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Spreads attract attention

Agriculture.com Staff 04/20/2007 @ 7:40am

Sometimes the spreads are more volatile than the outright commodity price. The recent action in the old crop/new crop corn spread illustrates that concept. Improved export interest, more competitive prices (compared with Argentina) and reduced farmer selling have all combined as fundamental reasons for a rally.

The disaster in many areas of the wheat belt has been a strong influence as well. There are estimates of a smaller crop and some may be worried about having wheat available for feeding. The wheat/corn spread definitely says "feed corn" versus earlier thoughts of increased wheat feeding. Of course, the opposite side of the discussion is that freeze damaged wheat may mean more feed quality wheat, versus high quality milling wheat.

Don't forget the freeze damage to many fields of southern corn. Planted very early, many had hoped this would supply feed needs in August and September before the main harvest of corn begins. Even if these fields are re-planted to corn, the early supply is lost.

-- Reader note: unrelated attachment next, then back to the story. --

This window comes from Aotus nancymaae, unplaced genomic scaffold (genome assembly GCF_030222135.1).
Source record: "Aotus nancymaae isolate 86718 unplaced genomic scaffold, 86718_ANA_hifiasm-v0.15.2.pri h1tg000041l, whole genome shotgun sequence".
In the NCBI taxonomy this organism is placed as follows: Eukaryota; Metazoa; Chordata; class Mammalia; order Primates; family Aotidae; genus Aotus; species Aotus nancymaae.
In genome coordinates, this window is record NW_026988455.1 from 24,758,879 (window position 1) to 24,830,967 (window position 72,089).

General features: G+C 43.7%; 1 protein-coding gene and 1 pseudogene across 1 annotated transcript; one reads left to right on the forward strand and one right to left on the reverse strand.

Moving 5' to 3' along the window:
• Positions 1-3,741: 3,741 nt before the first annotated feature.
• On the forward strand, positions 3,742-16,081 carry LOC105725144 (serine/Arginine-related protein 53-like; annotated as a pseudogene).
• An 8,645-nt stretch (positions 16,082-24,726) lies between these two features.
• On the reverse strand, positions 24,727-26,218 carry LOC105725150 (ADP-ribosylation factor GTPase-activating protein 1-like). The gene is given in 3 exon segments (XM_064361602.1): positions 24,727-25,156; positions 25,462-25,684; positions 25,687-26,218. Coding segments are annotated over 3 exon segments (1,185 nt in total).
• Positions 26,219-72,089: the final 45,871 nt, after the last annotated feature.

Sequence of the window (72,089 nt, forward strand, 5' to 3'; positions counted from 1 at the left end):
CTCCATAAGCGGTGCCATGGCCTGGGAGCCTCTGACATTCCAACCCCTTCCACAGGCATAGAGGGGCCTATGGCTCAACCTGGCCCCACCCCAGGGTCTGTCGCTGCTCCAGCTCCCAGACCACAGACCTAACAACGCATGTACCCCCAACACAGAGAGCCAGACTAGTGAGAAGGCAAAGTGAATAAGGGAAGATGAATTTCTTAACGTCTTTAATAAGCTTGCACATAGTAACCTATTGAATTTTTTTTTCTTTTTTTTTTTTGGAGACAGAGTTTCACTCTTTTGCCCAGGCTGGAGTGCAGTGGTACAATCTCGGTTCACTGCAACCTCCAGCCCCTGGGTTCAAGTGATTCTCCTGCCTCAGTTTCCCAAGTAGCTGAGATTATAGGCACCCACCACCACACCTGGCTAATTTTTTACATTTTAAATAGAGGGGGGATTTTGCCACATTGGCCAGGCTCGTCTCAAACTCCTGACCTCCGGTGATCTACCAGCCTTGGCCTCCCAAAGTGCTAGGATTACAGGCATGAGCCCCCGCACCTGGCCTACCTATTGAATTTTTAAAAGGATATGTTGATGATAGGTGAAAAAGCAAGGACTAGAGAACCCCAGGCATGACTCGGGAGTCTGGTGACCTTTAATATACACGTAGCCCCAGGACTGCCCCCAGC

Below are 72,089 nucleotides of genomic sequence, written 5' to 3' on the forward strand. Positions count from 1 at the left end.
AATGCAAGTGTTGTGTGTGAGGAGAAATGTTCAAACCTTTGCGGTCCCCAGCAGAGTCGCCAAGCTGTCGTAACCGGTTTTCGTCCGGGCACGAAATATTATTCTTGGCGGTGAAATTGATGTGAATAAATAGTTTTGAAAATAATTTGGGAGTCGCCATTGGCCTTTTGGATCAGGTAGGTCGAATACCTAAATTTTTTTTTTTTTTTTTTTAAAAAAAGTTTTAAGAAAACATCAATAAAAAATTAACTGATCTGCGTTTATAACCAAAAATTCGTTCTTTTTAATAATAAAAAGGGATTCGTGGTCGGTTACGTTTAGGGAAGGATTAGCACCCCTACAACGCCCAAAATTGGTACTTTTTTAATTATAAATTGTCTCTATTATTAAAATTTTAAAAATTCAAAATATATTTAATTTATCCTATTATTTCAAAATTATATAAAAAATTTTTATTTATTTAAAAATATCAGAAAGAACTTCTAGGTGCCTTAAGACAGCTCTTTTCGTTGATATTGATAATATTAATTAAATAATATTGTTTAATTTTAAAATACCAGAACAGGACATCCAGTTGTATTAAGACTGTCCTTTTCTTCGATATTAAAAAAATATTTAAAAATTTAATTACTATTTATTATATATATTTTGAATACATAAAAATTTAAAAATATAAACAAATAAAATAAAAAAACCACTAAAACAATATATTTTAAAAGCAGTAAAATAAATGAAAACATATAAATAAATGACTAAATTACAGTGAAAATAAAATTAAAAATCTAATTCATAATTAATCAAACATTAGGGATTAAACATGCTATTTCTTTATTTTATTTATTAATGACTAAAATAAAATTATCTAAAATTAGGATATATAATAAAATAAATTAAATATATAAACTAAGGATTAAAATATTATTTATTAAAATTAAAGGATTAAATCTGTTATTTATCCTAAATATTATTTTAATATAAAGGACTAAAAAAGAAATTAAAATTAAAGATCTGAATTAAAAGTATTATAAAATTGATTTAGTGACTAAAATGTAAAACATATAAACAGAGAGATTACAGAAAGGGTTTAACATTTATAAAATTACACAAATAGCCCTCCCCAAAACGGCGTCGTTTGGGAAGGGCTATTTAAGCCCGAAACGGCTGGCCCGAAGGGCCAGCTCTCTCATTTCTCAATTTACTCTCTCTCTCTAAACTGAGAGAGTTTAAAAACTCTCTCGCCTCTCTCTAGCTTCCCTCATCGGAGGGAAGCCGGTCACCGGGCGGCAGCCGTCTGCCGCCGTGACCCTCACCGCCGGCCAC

Every bushel of new crop wheat and new crop corn that is lost makes old crop supplies more valuable. It's the "bird in the hand is worth two in the bush" concept that physical supplies are sometimes viewed as more valuable than supplies that are still in the ground.

Finally, there is the discussion of the role of the speculative trader. The bear spread (buying a deferred contract while selling a nearby contract) has been a common trade to put on since the strong market in January and February. The bear spread continued to be a popular move as traders became concerned that planting 90 million acres of corn might not go well.

This week, improved planting weather has given the market more confidence that the corn will go in the ground without serious delays. The unwinding of these spreads and other outright buying of May and July corn futures contracts has caused these spreads to change by 16-17 cents. May options expire tomorrow which also may be exaggerating the rally in May as traders cover sold calls that are suddenly unprofitable.

Sometimes the spreads are more volatile than the outright commodity price. The recent action in the old crop/new crop corn spread illustrates that concept. Improved export interest, more competitive prices (compared with Argentina) and reduced farmer selling have all combined as fundamental reasons for a rally.

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